Attorney Lisa McDevitt Says 529 Plans Can Be An Estate Planning Tool

Law Firm Newswire



Fairfax, VA (Law Firm Newswire) November 26, 2013 – The college savings plans known as 529 plans can also be an estate planning tool.

Parents saving for their children’s college education often make use of 529 savings plans, which allow for significant tax advantages and multiple investment opportunities. According to Virginia estate planning attorney Lisa McDevitt, the plans can also be incorporated into an estate plan.

“A 529 plan is an excellent way for parents to save for their children’s future, or for grandparents to transfer assets to younger generations,” said McDevitt.

The tax advantages of 529 plans are similar to those of 401(k) retirement savings plans, but when funds are withdrawn from a 529 plan for qualified higher education expenses, the earnings are tax free. The individual who opened the 529 plan maintains control over the funds, rather than the actual beneficiary. A variety of stocks and bonds are available for investments. Each state has its own 529 plan, and individuals are permitted to roll funds over from one state’s plan to another’s. Funds may be withdrawn at any time for any reason, but if they are withdrawn for a purpose other than higher education expenses, a 10 percent federal penalty on earnings is applied, unless the child becomes disabled, passes away, or receives a full scholarship.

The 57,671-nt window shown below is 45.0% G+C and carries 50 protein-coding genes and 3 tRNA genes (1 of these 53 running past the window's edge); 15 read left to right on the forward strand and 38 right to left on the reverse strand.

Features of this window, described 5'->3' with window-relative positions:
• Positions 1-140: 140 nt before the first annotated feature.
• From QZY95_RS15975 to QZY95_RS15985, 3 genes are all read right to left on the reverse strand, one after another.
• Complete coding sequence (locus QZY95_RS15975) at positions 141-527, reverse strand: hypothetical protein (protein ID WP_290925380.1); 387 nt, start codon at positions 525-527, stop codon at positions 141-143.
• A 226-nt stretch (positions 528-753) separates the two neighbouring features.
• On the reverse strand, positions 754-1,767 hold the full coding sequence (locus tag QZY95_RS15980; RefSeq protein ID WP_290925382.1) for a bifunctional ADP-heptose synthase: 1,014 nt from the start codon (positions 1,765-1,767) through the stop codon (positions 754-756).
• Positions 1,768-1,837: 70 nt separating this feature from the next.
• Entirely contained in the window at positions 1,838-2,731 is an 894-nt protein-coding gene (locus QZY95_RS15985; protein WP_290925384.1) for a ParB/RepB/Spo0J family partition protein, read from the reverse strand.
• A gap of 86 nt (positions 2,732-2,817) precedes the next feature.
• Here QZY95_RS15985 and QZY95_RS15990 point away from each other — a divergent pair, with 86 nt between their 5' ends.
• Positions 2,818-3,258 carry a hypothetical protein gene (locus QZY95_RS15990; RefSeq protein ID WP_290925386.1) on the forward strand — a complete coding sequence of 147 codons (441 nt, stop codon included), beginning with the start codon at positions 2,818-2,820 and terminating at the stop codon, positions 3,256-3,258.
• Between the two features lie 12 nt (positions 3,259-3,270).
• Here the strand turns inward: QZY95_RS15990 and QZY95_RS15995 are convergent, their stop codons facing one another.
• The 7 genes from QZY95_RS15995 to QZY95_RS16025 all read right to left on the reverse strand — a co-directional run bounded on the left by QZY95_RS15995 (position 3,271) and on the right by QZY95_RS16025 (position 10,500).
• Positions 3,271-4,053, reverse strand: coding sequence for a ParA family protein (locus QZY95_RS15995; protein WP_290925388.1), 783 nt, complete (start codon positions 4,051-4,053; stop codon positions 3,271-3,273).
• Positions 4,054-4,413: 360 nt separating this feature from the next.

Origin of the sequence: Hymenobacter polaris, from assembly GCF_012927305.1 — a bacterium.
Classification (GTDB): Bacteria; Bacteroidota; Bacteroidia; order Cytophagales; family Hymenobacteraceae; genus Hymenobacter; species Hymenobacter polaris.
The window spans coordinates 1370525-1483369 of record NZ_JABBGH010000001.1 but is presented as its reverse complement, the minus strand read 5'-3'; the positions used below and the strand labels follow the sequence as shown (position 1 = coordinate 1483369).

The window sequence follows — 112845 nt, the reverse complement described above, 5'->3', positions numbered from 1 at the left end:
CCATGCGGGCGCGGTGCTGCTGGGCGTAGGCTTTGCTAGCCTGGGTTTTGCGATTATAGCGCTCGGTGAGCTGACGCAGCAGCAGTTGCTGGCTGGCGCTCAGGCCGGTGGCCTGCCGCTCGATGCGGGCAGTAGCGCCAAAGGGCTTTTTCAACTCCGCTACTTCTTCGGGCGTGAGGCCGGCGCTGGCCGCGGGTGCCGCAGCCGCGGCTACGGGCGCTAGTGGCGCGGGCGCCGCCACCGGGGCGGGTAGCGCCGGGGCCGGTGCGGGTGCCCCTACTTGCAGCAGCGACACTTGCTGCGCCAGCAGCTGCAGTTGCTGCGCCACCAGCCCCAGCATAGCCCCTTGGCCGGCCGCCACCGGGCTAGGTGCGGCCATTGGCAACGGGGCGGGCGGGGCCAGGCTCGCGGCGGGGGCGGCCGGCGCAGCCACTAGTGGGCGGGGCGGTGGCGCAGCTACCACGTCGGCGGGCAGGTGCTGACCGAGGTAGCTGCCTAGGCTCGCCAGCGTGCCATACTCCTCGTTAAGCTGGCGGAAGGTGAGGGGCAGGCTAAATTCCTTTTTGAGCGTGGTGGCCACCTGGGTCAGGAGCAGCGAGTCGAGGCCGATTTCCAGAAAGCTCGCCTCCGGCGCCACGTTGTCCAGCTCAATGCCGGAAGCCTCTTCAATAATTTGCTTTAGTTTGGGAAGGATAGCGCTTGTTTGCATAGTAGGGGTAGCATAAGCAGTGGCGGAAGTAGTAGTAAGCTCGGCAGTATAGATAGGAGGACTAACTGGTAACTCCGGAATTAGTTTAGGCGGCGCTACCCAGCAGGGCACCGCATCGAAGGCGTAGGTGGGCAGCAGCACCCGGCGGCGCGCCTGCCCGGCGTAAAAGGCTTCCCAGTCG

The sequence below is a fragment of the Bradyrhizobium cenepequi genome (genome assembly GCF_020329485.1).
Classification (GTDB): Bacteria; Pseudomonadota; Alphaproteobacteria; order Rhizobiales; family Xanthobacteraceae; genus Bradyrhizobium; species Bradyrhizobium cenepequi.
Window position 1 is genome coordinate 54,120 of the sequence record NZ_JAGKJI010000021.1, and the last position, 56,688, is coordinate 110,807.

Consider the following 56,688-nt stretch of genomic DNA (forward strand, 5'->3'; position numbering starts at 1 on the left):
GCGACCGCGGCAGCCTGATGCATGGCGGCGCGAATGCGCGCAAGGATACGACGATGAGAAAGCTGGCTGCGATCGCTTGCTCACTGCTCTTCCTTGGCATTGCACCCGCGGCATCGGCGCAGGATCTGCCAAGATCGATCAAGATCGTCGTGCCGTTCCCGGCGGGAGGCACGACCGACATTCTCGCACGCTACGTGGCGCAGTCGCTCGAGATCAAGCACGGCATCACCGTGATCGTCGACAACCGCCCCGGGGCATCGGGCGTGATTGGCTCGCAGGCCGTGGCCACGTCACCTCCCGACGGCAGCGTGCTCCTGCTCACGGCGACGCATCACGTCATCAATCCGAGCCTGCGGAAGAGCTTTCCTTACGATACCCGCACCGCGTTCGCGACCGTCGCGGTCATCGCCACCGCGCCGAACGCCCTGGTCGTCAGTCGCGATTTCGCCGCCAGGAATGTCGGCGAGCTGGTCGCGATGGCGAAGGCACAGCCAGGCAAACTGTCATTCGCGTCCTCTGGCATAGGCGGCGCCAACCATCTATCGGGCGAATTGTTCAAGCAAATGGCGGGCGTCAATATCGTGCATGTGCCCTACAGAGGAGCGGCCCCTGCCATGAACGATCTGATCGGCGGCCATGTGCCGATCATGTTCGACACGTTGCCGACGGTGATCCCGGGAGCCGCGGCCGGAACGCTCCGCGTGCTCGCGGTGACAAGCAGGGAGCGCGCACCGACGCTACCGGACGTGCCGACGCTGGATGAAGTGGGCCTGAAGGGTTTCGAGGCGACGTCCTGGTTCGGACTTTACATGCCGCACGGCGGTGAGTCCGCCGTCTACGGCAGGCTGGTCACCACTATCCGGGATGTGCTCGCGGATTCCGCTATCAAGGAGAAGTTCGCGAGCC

A 529 savings plan does not have income restrictions, unlike some other college savings programs, and the maximum savings amount is currently set at $350,000 per student in Virginia.

In Virginia, additional tax savings are available. An account owner under the age of 70 may deduct $4,000 per account per year on Virginia state income tax returns, and contributions above the limit may be rolled over to future years. Individuals age 70 and older may deduct the entire amount they contribute to a 529 plan in one year. Contributions to 529 accounts in Virginia are also free of gift tax, up to $14,000 per year, or $28,000 if married and filing jointly.

“A 529 plan provides tax savings on investment income while providing for one’s children or grandchildren,” said McDevitt. “As such, these college savings plans can be an important part of estate planning.”

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